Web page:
I said, “Look George, I want to get off the label,” and George ended the conversation, and as I say it now I almost feel like I’m lying with the devil’s tongue, but I swear George said to me, “You’re staying on the f-ing label. Hare Krishna.” That’s how it was, that’s how the times were.
So why, exactly, was George Harrison’s heart captured so completely by these bald, brightly-robed people who used to crowd our airports? Part of it derives from the source material. The Bhagavad Gita—the classic Hindu scripture that served as the group’s foundational text—had already made a deep impact on Harrison when he read it under Ravi Shankar’s tutelage some years previously. To that, the Krishnas added a strong emphasis on chanting, which seemed to be the missing ingredient for George. He had immersed himself thus far in Indian classical music and meditation, but now he could sing his praises to God, and doing so brought him more happiness than drugs, sex, or any other transitory pleasure ever could. It was the kind of meditation that a musician could get behind.
Furthermore, the experience of chanting alongside the other Krishnas enabled him to forget, however temporarily, his odd position in life, and to become just another devotee. This was an illusion, of course, but for “Beatle George” anonymity proved the most intoxicating of all drugs, and the most elusive.
On balance, Graeme Thomson is to be commended for his clear-headed appraisal of Harrison’s relationship with the Krishna movement. If one wishes to know more about the inner workings of the guitarist’s daily spiritual practice, I would recommend reading Greene’s Here Comes the Sun. Despite its whitewashing of both Harrison and the Krishnas, it is a beautiful book that convincingly maps the contours of Harrison’s soul. Taken together, Behind the Locked Door and Here Comes the Sun provide a near-comprehensive portrait of the inner and outer man.
A Legacy in Need of an Advocate
But what of the music? Frustratingly, this is where both accounts, along with Martin Scorsese’s documentary, fail. The common perception is that Harrison peaked early with his first solo album, All Things Must Pass, and then went downhill from there. In one sense, there is some truth to that; he never again made a record as consistently satisfying as that first one. But scattered through the remainder of his catalog is a run of compositions that would make any songwriter weep with envy: “Learning How to Love You,” “Crackerbox Palace,” “Blow Away,” “Your Love is Forever,” “Life Itself,” “Sat Singing,” “Cheer Down,” “When We Was Fab,” “Heading for the Light,” “Stuck Inside a Cloud,” and others.
These are mostly quiet, subtle affairs, distinguished by Harrison’s sublime slide guitar playing and his Sufi-like tendency to blur the lines between spiritual devotion and romantic love. The older Harrison had moved beyond proselytizing for a specific religion and instead wrote of God in broad terms, and in doing so demonstrated his evolution from self-righteous zealot to quiet contemplative. It is almost criminal that Scorsese’s otherwise entertaining documentary ignores this work. Thomson at least gives it some ink, but it’s clear that, apart from “Blow Away” and some of the songs on Harrison’s final album, Brainwashed, he doesn’t take this material seriously.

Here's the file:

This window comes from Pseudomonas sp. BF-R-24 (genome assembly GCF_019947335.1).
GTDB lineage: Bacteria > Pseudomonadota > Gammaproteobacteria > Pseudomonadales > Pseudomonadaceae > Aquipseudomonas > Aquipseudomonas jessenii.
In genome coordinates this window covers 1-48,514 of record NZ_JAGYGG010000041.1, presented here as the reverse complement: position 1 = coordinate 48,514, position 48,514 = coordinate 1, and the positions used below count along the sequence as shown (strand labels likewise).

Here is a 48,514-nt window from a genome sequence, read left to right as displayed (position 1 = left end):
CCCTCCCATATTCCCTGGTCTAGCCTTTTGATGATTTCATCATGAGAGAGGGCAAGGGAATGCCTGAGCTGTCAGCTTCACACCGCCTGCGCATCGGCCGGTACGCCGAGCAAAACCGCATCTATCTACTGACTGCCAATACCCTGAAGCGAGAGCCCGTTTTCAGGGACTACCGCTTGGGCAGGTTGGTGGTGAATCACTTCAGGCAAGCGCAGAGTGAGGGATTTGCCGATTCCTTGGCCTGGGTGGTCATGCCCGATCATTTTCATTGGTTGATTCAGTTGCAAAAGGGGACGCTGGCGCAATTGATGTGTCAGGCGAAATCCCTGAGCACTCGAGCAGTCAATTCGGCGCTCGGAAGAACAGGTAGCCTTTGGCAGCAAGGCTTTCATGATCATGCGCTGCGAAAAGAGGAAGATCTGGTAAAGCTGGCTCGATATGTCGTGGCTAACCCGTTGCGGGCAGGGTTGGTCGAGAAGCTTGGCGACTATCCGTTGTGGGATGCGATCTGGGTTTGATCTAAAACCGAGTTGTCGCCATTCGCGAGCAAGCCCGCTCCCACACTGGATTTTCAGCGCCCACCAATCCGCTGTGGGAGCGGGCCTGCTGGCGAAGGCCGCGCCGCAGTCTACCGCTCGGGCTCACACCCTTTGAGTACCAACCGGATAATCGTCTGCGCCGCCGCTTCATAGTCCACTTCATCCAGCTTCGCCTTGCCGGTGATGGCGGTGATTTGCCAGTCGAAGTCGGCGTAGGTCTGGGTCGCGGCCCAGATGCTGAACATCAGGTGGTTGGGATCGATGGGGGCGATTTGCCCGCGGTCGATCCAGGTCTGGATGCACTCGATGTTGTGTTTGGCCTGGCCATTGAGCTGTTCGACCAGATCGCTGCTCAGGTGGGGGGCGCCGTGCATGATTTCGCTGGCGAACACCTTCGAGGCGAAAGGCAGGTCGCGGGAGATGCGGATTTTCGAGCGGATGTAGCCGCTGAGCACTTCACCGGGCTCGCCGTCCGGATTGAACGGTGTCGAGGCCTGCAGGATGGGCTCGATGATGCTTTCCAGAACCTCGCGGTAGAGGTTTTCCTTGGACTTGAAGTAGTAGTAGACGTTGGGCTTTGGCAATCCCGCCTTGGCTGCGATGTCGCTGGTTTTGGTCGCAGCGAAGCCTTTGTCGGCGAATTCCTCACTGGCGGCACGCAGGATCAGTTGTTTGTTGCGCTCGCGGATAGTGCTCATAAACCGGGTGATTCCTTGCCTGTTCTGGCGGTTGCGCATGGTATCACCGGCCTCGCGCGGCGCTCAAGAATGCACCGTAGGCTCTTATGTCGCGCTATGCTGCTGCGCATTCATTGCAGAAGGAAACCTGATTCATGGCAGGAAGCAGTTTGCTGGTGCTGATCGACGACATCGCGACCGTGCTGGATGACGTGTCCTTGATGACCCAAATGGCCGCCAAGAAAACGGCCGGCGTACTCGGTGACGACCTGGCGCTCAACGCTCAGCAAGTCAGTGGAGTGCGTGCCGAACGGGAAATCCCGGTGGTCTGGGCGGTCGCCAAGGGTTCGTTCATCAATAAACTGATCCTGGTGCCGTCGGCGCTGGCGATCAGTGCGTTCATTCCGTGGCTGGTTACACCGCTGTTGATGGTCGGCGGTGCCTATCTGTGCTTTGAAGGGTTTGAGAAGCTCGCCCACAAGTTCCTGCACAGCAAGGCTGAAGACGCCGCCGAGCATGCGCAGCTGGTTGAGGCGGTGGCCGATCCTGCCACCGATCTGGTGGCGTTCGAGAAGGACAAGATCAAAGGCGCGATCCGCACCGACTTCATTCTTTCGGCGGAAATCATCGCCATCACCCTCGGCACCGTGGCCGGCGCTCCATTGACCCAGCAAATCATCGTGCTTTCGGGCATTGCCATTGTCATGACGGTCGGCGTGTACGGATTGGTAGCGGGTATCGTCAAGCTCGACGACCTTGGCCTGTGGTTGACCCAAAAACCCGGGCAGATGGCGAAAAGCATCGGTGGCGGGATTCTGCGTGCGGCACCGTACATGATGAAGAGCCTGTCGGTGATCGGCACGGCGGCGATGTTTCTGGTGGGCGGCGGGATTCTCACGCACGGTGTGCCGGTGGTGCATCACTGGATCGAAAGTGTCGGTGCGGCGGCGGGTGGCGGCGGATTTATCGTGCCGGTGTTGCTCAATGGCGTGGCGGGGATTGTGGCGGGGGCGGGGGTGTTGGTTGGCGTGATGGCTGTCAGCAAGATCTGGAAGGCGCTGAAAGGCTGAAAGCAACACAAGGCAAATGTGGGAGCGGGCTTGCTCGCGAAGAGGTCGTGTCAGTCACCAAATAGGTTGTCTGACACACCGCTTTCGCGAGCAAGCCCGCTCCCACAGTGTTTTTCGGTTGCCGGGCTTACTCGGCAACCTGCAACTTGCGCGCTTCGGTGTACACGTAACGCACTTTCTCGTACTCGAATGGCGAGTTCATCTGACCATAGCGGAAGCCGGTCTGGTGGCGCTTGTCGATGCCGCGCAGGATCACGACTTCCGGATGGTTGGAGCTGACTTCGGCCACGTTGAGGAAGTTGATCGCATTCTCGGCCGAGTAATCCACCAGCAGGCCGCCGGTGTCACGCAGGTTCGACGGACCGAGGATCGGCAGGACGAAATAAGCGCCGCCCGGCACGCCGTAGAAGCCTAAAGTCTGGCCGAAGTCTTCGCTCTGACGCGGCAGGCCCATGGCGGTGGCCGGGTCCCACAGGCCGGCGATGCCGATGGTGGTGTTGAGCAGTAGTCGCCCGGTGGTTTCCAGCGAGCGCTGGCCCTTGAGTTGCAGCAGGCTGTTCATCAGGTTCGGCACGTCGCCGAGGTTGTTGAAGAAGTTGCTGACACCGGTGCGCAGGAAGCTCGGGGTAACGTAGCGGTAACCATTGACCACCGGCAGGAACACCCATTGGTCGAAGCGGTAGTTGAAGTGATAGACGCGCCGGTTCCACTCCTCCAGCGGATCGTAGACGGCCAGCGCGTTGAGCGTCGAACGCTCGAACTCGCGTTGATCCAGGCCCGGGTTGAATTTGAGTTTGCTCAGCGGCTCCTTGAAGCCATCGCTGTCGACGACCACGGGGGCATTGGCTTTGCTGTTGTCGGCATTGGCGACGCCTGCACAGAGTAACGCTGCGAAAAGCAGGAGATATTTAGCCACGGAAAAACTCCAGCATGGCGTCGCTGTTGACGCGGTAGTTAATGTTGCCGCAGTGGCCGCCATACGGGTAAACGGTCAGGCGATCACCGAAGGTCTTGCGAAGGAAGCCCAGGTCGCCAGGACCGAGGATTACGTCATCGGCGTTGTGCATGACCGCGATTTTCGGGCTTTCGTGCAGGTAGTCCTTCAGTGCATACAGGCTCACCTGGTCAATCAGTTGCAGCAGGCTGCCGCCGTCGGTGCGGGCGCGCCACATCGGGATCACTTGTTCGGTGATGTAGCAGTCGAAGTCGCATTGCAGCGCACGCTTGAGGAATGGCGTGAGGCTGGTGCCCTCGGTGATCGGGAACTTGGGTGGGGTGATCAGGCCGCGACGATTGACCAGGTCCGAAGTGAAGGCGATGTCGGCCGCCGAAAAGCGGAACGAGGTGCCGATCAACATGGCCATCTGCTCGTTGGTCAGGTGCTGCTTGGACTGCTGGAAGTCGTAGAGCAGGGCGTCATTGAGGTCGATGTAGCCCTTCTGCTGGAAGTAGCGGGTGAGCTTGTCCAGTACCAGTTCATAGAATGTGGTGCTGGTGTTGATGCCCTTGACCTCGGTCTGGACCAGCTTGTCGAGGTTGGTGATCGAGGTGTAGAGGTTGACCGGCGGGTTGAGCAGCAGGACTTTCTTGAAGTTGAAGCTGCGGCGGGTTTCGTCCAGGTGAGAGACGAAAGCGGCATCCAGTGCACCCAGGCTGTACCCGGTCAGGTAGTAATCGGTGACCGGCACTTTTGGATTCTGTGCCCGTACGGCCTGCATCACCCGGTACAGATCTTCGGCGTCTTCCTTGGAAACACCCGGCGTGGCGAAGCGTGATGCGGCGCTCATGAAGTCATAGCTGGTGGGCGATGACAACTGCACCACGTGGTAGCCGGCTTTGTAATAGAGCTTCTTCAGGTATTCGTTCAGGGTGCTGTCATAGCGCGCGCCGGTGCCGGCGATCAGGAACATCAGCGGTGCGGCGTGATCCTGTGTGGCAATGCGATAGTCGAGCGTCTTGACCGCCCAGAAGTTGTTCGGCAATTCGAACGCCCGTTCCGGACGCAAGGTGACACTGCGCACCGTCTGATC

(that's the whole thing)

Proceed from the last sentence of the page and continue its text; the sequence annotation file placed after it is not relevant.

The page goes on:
Am I crazy to love these songs so much? I have included links to a few of them below so you can decide for yourself.
Despite the drawbacks, I give Graeme Thomson’s Behind the Locked Door my highest recommendation. The biographer has unearthed a staggering amount of new information and has succeeded in completely rewriting a story I thought I knew by heart. All the familiar elements are there, but rendered afresh: the Liverpool childhood, the formation of The Beatles and their subsequent worldwide success, the band’s bitter breakup, Harrison’s first tumultuous marriage to Pattie Boyd and his somewhat more stable second marriage to Olivia Arias, his complicated friendship with Eric Clapton, and so on.
Parts of Harrison’s life that had previously only been lightly sketched are now filled in, such as his second career as a film producer in the 1980s and his involvement in the world of Formula One racing. We learn that politically he “showed definite right-wing tendencies in several respects” (this was, after all, the author of “Taxman”), but was also a staunch environmentalist and humanitarian who never lost his loopy ’60s idealism.
Case in point: Harrison’s second and final charity concert, the clunkily named “The Natural Law Party Presents George Harrison & Friends — Inspiration to the Youth of Great Britain — Election is a Celebration,” sought to promote a group of Maharishi-sponsored candidates for the British general election whose platform included “self-pulse reading” and “Yogic Flying.” This event, a seeming throwback to John Lennon’s “Bed-In for Peace” and other Age of Aquarius-era stunts, occurred in the turbulent recession year of 1992.
Thomson’s admirable lack of sentiment throughout the book ensures that a few key passages toward the end detailing Harrison’s battle with cancer pack an exceptionally powerful punch. I’ll close with one concerning a longtime friend and surrogate brother with whom George had feuded, often bitterly, since as far back as 1965:
It was in New York that Harrison said a last goodbye to Paul McCartney, some 45 years after they had first met in Speke on the top deck of the 86 bus. They held hands, laughed and wept, and parted in love.
Some recommended George Harrison songs:
“Your Love Is Forever”:
“Stuck Inside a Cloud”: